John Vachon/Library of Congress

River Rouge Plant of Henry Ford in Dearborn, Mich., August 1941.

Profiles: Paul Ingram

Saturday, December 24th, 2011 

Born 1933

Basically the situation with blacks, particularly in this society, always had stumbling blocks. Jobs were difficult to get except Detroit was a little unique because you had the automobile industry, and they had a lot of manual labor, and you didn’t need a lot of education. The African-Americans would end up working in the foundry, the dangerous jobs. 

It was hard. It was difficult. But people, they grew things in their backyard. We had a grapevine; they had a pear tree. People weren’t so concerned as much about how their grass looked as much as how their greens looked.  All the food you’ve learned to see your grandmother cook, that was all that was left for our ancestors, and they learned to take their food and transfer it into a decent meal. As a kid growing up, she would take neck bones and boil them in a pot. Get potatoes and boil them, get some celery and make a gravy and eat it with biscuits. The nickname was puzzle bones because you had to reach all in and tear them apart to find the meat.

Parents would feed their kids all kinds of stuff to make them chubby, as a sign that they were eating.

Interview by Michael Lawson

Paul Ingram died June 9, 2012, while vacationing in Jamaica. He was 78 years old. 

What Went Wrong

Donald Barlett and James Steele are revisiting America: What Went Wrong, their landmark 1991 newspaper series, in a new project with the Investigative Reporting Workshop. Over the next year, the project team will examine how four decades of public policy has shaped America's ongoing economic crisis.


Back Story

The authors talk about What Went Wrong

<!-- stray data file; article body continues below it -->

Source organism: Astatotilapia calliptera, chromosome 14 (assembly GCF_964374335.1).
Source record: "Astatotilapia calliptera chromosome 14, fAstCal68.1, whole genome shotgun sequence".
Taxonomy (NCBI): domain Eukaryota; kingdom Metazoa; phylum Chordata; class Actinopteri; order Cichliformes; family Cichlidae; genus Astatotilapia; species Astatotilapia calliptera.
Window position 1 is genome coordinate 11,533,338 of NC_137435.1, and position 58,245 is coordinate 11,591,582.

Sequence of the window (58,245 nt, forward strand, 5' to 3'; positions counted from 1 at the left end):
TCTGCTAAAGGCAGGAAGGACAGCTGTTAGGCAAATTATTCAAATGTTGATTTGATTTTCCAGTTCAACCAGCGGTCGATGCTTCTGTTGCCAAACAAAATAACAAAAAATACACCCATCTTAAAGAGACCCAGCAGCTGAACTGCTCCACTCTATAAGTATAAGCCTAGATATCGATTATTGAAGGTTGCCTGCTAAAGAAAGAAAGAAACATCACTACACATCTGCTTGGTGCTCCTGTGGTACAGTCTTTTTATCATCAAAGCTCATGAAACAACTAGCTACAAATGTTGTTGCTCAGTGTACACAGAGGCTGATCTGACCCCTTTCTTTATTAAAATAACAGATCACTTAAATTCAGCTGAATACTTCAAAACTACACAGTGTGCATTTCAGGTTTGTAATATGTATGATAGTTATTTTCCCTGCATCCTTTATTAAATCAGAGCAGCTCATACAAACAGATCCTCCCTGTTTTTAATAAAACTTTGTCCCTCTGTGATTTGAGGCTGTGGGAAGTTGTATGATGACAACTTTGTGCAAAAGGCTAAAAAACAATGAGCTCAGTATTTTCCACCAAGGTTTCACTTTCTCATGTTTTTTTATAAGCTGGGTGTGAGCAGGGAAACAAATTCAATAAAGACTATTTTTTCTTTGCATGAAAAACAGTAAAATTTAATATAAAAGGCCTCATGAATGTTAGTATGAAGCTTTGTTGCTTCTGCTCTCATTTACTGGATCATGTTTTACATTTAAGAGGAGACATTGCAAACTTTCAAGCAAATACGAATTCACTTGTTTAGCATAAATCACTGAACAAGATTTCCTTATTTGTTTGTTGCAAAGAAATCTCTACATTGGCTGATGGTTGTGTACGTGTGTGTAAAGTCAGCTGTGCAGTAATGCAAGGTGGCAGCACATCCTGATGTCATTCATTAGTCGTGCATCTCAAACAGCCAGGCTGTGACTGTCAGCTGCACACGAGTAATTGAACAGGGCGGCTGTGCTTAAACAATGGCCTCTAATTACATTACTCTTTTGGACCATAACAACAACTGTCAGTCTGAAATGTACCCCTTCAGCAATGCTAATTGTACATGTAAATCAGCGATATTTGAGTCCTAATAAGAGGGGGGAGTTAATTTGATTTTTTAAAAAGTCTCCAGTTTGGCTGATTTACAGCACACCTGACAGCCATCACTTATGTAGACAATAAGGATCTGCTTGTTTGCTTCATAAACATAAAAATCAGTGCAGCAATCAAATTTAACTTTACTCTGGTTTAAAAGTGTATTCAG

Donald Barlett and James Steele talk about the project, and why they decided to revisit a book they wrote two decades ago, in a series of video clips produced by the Workshop.

Nation's Story

Who pays the taxes?

Who pays the taxes?

We feature charts, maps, photos and other visualizations that reflect the state of the economy as part of our What Went Wrong project. This column chart shows the growing disparity between what individuals and corporations pay in taxes. In the 1950s, the difference was 22 percent. Recent figures show the difference is 62 percent.

Rags to rags: Economic mobility hard to come by

New Pew Center on States report confirms that moving up the American economic ladder is difficult, even though most people have more income than their parents.

Homelessness takes it toll on Florida's youngest

Florida, as a center of the housing boom, still struggles to recover from the Great Recession. Financial stresses and widespread foreclosures have placed families in precarious situations, resulting in a spike in child homelessness. Susannah Nesmith reports in the Broward Bulldog.

Older workers face challenges in Silicon Valley

An advanced degree and experience in the tech sector should be a ticket to a job in today's economy. But older workers in the heart of the new economy, Silicon Valley, are finding their resume is not the issue. Aaron Glantz reports in The Bay Citizen.

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Read an Excerpt

The Betrayal of the American Dream on Google Books

The Betrayal of the American Dream on Google Books

Check out the first chapter of Barlett and Steele's 2012 book here.